SOMO Is Back!

Stuco hosts SOMO after several year hiatus

The 2022-2023 school year brought back the Special Olympics on Thursday, Feb. 16.

“It was really cool for our students to see that it doesn’t matter if you have a disability, you can still have fun,” Stuco sponsor Brianna Nitz said. 

Special Olympics of Missouri (SOMO) brought together about 163 athletes with more than 180 buddies. In addition to the OHS students who signed up to be buddies, different clubs helped in preparing for the event. 

“We had Leadership,” Nitz said. “We had the Fishing Club, Cheer, STUCO and FCCLA [help out].” 

Stuco co-sponsor Isaac Freitag and Nitz organized this event with Special School District employee Kerrie Townsend and STUCO for the first time in a few years. This yearly event, which has been previously postponed by COVID, was created to mimic the actual Olympics and brought together special education students from all over the district from elementary, middle and high school. 

“We started with an opening ceremony, just like the real Olympics…” Nitz said. “They sang the national anthem, a nice little kick off to the day, and then players were dismissed.”

From there, different activities were available for the athletes and their buddies to participate. 

“They either went to their basketball games,” Nitz said, “or we had a Victory Village.”
The variety of sports and games was tons of fun for the athletes, but it provided an exciting day for the volunteers as well. 

“It was a lot of fun,” Sienna McGilvery (12) said. “It was a really cool experience, especially to see how many people there were and how excited all of the kids were.”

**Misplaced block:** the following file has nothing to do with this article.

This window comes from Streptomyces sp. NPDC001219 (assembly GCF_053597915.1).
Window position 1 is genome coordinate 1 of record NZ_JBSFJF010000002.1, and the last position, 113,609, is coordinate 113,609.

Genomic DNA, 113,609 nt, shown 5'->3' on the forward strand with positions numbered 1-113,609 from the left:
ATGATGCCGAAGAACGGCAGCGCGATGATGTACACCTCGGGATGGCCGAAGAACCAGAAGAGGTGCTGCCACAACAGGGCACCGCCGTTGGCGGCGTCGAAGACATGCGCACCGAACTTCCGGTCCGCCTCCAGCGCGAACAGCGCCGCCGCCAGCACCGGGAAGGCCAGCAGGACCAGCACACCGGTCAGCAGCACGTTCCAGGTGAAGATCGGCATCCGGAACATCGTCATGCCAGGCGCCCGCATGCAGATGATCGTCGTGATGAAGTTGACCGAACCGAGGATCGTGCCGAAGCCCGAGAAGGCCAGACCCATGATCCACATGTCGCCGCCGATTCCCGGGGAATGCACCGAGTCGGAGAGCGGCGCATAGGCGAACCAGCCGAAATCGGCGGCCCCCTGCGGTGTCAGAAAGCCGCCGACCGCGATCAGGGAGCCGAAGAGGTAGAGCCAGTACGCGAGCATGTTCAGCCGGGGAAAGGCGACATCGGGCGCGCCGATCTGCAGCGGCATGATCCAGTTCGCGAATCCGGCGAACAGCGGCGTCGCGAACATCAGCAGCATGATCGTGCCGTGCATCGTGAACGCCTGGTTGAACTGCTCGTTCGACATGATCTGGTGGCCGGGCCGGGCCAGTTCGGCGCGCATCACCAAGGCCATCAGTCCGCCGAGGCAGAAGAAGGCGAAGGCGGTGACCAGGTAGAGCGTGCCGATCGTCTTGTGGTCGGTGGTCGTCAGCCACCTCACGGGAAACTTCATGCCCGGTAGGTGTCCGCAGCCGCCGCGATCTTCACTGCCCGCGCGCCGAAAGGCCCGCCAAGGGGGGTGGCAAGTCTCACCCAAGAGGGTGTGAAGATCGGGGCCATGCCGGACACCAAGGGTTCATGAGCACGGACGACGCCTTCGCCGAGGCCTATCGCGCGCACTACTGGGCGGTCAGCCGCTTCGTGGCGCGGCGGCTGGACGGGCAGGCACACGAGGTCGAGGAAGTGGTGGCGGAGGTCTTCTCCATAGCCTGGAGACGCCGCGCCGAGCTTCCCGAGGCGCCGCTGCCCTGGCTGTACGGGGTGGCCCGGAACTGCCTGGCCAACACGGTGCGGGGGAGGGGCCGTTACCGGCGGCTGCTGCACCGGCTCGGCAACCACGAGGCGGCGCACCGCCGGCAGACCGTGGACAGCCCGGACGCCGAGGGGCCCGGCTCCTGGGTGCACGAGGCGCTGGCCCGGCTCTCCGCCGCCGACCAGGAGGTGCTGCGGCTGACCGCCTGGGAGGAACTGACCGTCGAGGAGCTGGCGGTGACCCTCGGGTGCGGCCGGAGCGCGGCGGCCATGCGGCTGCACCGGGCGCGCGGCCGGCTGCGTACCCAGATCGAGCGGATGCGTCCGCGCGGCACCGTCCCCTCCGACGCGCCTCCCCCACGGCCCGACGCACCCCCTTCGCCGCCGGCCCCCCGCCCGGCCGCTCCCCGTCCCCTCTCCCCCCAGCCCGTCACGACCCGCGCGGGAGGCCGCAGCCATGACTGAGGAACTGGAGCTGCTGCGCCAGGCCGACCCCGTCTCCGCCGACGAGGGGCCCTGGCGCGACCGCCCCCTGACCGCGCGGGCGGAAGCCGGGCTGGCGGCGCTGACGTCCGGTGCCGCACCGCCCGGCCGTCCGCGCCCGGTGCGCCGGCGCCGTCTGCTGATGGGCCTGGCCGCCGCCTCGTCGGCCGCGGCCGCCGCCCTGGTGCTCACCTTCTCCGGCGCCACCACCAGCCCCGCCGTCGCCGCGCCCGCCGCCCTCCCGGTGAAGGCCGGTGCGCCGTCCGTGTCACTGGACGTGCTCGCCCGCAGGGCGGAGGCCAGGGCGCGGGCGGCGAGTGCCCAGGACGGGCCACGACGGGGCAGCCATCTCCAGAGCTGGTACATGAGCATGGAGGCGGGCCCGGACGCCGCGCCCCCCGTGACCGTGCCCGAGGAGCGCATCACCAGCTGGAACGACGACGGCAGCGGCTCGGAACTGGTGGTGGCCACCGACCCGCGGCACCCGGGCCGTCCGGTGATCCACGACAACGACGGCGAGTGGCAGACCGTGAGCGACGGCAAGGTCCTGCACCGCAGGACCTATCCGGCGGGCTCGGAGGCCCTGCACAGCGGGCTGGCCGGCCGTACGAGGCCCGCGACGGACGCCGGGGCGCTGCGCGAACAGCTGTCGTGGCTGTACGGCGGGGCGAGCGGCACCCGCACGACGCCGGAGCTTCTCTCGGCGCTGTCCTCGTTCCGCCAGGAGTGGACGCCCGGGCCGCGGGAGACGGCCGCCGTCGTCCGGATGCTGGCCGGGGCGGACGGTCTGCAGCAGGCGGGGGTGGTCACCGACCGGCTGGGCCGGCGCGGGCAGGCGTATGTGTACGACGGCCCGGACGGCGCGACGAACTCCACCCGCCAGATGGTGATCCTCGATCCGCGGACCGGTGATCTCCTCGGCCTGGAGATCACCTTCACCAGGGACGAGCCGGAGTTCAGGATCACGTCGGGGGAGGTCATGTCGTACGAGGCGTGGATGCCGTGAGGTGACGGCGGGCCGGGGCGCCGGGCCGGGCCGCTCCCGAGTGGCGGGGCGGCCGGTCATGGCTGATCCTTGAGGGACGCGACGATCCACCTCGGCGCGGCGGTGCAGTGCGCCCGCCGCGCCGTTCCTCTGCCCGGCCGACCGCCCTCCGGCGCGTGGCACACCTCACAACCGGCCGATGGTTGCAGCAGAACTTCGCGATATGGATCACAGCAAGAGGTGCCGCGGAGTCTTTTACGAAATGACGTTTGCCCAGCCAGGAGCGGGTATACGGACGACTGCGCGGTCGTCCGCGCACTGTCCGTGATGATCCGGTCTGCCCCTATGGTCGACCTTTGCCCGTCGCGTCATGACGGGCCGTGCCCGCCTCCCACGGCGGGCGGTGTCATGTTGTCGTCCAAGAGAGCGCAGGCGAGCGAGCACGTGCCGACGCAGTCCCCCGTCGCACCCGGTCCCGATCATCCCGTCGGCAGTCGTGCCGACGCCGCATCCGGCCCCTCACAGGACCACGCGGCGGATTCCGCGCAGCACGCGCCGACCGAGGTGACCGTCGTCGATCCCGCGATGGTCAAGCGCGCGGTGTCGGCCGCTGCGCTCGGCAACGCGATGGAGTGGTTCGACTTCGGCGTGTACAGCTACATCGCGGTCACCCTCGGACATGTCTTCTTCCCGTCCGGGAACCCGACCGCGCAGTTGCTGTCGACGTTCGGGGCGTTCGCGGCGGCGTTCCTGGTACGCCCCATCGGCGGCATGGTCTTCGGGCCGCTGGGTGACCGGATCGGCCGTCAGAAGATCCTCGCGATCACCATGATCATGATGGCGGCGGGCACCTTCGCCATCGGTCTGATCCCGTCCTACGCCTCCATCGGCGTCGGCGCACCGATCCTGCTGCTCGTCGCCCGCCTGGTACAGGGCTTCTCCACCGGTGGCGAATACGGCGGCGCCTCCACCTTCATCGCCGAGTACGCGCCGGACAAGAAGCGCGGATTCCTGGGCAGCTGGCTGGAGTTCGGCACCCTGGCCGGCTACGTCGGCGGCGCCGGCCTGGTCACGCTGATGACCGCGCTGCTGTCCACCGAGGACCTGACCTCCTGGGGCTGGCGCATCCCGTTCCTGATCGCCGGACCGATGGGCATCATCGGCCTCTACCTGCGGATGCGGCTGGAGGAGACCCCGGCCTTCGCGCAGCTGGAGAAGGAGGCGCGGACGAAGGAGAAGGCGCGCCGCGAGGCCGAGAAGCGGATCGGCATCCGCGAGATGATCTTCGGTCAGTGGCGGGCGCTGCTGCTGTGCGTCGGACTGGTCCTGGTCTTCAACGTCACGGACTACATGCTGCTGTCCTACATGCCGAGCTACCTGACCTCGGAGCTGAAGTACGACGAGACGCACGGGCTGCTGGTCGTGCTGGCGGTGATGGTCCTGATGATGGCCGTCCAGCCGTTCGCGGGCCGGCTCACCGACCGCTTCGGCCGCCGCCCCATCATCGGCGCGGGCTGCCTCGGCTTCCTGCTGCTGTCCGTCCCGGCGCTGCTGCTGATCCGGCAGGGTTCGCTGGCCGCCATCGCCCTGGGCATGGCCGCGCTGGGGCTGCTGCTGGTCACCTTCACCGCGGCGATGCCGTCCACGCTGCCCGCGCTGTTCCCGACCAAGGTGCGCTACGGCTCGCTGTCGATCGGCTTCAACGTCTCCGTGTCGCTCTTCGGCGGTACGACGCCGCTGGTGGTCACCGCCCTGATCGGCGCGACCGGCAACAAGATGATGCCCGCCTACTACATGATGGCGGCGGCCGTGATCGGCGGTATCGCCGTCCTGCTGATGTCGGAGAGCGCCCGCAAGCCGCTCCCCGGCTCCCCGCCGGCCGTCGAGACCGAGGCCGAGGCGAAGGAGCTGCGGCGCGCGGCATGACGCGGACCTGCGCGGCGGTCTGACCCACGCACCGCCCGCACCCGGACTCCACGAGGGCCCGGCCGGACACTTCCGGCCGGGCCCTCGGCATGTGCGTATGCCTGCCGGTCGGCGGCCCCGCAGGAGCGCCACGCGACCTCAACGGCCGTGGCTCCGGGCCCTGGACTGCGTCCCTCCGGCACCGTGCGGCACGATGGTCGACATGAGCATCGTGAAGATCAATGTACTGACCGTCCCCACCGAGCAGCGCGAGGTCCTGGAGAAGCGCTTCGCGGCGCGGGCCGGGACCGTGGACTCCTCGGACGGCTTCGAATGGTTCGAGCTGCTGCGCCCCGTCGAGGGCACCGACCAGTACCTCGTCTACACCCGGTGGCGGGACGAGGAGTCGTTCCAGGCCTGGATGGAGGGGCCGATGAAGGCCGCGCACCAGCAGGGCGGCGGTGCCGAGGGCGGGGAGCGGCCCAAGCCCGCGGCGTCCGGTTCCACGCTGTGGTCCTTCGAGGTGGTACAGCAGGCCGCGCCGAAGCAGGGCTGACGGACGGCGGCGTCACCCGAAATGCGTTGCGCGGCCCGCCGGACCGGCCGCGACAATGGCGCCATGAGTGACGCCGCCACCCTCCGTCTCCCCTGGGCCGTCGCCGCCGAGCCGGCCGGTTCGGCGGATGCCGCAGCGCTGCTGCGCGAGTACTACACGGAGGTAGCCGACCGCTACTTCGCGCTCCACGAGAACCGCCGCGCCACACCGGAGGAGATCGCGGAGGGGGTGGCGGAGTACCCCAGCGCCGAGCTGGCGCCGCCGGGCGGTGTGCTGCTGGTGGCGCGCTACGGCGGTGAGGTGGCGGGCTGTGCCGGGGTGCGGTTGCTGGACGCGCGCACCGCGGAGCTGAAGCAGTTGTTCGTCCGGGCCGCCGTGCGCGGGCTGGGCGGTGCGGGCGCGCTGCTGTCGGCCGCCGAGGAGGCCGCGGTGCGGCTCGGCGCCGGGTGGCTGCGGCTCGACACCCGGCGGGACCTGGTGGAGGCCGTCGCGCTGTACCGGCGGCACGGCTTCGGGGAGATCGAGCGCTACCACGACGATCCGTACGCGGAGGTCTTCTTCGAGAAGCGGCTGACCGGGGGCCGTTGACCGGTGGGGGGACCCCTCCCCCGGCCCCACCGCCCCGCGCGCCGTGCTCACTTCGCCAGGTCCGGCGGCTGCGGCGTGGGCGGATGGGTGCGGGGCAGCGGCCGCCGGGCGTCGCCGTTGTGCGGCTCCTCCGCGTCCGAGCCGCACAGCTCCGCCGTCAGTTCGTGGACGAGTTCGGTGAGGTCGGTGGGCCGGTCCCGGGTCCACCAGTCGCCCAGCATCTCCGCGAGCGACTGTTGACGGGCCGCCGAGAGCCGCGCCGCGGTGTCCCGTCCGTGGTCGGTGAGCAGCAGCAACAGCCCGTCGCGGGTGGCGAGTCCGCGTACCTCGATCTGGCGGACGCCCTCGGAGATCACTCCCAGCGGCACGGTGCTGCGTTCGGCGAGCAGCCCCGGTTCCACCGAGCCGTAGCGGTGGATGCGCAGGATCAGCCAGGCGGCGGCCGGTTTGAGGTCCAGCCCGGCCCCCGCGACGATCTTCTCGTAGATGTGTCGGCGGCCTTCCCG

Another participant at SOMO had a similar experience.

“I enjoyed connecting with the kids and spending time with them,” Taylor Kohring (12) said, “and getting to see them succeed.”

For anyone considering volunteering next school year, there is plenty of advice to be spread around.

“Have a lot of energy…” Kohring said, “but also have a good time.”

Many of the students who participated can agree the day took a lot of energy, but it was all for a good cause.

“It is challenging…It’s a really long day,” McGilvery said, “…but it’s well worth it because of the community building, along with the relationships you can make with the kids.”

The long day exposed many students to a new community and a peek into the lives of peers.

“I had a student tell me just now that it was so cool to see students that were different from them and have different levels of ability as them out doing the same things that they do,” Nitz said, “and enjoying the team sports and having fun.”